An even bigger problem is that Almroth came along, with first class degrees from Trinity College, Dublin, in modern literature and modern languages. A year later, he got a degree in medicine. He was a brilliant man and proceeded to conquer both typhoid and pneumonia.
Such triumphs showed up the people who ran Science and Medicine at the time. Why hadn’t they done what Almroth did? Was it because they weren’t actually very good and weren’t very clever either?
Another of you excellent posts of unsung heroes – and an advocacy for vaccination
Thank you, Derrick. I just cannot understand the mentality of the people who refuse vaccinations. It’s rather like sending the fire brigade away when your house is on fire, because you prefer to look after your property yourself, in your own way, without outside help.
Nottingham, of course, has one of the lowest rates of vaccination in the country. I think it may be connected with our position year in year out in the education league tables.
Fascinating post John, thank you. I can’t fathom the anti-vaxxers either, although it’s an emotive subject for many. I wondered whether the strength of feeling against vaccination was just a Covid thing, but your post hints that perhaps ’twas ever thus. I used to travel a lot in Africa and in many countries there, yellow fever vaccination is compulsory and few seem to have a problem with that.
It is strange how history can deal a better hand to a conman than to a man who saved the world literally thousands of death. Your title is correct – Why no statue?
Well, I’ve given my own reasons for the lack of a statue in my reply to Lakshmi (above).
In the era when Almroth could have been given a statue, I suspect that most statues were put up to rich men, who were often prominent politicians in the local area. All politicians have a deep-seated desire to put up statues to other politicians, because, with a little bit of luck, one day it will be their turn to get one.
Definitely one to have a statue made for him. A great post John!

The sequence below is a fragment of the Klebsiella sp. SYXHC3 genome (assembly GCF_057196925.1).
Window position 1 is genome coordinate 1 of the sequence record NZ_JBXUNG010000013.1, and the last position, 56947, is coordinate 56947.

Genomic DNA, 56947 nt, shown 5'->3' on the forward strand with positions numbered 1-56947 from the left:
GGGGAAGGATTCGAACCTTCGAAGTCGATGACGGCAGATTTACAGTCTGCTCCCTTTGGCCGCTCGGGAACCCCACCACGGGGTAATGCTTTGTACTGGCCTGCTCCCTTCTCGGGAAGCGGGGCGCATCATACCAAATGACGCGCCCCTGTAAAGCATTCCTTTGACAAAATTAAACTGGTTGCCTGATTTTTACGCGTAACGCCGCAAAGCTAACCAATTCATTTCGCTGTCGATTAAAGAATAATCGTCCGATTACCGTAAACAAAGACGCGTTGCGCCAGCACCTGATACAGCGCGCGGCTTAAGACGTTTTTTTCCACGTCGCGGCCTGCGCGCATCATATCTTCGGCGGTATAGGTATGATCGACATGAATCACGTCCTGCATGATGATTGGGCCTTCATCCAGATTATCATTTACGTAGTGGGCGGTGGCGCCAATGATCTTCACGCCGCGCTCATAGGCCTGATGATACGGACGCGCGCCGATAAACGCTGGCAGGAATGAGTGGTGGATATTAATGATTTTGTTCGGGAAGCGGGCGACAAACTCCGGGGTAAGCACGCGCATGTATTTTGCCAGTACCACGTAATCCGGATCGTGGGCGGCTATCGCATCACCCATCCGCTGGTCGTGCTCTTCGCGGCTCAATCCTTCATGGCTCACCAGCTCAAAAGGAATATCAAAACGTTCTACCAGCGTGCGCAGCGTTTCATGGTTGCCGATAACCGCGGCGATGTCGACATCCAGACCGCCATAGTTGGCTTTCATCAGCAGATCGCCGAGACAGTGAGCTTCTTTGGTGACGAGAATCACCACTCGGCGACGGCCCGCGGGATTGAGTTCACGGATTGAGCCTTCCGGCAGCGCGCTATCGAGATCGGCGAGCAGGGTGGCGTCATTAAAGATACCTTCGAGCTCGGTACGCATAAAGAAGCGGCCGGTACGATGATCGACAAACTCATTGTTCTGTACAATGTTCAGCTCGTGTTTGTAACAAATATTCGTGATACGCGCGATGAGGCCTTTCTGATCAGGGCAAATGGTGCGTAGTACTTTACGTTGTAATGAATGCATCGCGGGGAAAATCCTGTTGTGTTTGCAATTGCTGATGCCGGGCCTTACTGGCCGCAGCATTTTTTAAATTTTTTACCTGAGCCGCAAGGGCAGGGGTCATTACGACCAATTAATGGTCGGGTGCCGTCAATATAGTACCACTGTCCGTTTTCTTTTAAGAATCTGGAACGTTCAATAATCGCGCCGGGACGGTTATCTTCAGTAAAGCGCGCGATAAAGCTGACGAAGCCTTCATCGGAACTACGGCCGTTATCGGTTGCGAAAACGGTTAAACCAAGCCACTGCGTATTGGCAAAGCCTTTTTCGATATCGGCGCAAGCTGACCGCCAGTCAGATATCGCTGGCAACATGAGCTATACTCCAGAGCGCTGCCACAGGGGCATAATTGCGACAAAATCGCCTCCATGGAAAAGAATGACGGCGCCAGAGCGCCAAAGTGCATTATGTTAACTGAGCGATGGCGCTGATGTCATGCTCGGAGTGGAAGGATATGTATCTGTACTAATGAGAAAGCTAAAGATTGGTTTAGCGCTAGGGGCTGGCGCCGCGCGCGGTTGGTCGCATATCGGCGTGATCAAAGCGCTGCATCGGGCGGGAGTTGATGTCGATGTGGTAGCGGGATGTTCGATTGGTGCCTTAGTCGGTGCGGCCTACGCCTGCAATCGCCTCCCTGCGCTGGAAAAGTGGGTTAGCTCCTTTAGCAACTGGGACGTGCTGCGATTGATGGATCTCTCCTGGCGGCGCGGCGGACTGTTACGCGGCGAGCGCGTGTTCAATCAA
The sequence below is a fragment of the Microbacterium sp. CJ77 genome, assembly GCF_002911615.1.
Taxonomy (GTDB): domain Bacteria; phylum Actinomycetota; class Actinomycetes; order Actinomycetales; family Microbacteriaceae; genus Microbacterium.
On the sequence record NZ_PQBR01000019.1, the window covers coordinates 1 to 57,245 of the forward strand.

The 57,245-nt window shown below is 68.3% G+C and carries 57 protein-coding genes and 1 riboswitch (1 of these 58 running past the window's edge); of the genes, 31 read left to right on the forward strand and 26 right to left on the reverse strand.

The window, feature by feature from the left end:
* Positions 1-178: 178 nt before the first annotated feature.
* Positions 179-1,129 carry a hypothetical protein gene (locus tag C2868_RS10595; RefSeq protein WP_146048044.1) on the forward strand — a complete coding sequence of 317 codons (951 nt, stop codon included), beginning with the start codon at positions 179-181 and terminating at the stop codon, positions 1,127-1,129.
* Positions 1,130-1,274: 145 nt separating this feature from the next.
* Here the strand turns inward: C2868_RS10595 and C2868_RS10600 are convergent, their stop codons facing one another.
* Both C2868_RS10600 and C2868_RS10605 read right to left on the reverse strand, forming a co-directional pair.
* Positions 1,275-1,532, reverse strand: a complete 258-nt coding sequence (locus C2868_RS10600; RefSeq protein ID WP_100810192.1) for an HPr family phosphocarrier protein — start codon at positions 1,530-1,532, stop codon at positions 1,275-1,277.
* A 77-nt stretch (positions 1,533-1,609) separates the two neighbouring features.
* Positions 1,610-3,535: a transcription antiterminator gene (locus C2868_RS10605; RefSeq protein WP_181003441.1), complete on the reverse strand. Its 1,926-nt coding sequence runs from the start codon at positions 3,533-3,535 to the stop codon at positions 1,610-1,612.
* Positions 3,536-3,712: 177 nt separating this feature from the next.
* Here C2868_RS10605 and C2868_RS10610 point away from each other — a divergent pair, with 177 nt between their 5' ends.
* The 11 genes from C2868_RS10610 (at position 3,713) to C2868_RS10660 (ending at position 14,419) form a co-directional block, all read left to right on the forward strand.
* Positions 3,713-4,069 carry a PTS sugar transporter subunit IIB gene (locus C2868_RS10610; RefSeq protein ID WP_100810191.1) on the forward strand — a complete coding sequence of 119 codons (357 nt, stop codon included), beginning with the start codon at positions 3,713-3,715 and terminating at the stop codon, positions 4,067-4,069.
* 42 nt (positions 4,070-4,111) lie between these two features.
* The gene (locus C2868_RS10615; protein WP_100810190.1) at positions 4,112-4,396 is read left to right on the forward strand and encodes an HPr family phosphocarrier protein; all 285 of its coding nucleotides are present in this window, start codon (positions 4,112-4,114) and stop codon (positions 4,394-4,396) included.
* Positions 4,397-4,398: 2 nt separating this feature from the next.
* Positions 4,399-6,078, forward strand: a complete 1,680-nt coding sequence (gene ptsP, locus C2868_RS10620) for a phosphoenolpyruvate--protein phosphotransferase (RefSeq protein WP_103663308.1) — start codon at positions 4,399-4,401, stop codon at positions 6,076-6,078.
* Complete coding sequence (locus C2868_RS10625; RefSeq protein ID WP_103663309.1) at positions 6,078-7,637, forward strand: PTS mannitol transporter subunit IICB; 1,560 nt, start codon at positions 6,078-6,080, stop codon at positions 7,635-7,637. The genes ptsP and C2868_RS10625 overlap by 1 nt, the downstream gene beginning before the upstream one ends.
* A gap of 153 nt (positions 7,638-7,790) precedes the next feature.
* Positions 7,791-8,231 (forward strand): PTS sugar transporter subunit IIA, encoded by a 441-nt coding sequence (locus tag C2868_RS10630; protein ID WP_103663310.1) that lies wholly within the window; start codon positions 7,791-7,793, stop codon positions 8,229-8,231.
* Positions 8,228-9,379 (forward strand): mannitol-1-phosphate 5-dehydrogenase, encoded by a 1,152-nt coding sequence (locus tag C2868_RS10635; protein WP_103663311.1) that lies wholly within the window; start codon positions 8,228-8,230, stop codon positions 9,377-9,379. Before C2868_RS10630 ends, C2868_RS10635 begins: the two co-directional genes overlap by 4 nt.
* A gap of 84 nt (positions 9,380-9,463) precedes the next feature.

Thank you. The second part of the story, due to appear soon, will tell you just how many lives he saved in the British and Empire forces in WW1. Indeed, had it not been for Almroth Wright. the number of deaths in France may well have reached revolution causing levels.
Even with casualty levels which were not inflated by either typhoid or pneumonia deaths, people were far from happy with the number being killed or maimed, especially in the towns which provided Pals Battalions.
Fifty years after the end of the war, my Grandad still felt strongly enough about Haig to tell his little grandson, “Never buy a poppy. They are just sold to ease the conscience of General Haig, the man who wasted men’s lives and didn’t care when they died by the thousand. Never buy one.”
He certainly felt very strongly, as I suppose so many like him did, and rightly so.
Another good read John.
Thank you, Andrew. I’m glad you, enjoyed it, and there is more to come about Almroth.
Once again I have to confess, with some embarrassment, that I had never heard of Almroth Edward Wright until I read this post. What a great injustice that he does not figure in the pantheon of great intellects and great benefactors of the human race. As you suggest, his lineage was probably viewed by the establishment as an irremediable fault.
To be honest, I had never heard of him either, Chris, until I came across him while looking up something else. I am pretty sure that, as you say, his lineage was the problem. On one occasion he apparently was incorrect in his theorising and there was enormous rejoicing to see that he had committed an error, with all his enemies referring to him as “Almroth Wrong”, up to and including MPs in parliament.
Very interesting! It’s strange how some people get more than others though, isn’t it? I love the Richmond area, I used to visit when my school friend moved up there.
John, another truly brilliant post with information that again educated me. Your title is perfect and in reading the comments, I can understand why a world such as ours based on the unfair standards that the preferred lived by, would not put up a statue of this man. He is of like-mind with myself for I am very strong in:
“His other main idea was that preventive medicine was what doctors should really be aiming at developing.”
I’ve yet to meet a doctor who stands on preventative care. Sadly to say medicine does not teach nutrition or how best to boost the immune system, just for two examples. I’ve taken it upon myself to educate me in that, I give this body everything it requires in order to maintain health to the best of my ability.
Applauding again for another unsung hero’s life told to me by you. Thank you!
I’m glad you enjoyed it so much, Amy. Perhaps schools should teach nutrition so that children can get off on the right foot from an early age.
And don’t write Almroth off too quickly. There’s one more post yet and 472 more words to sing his praises!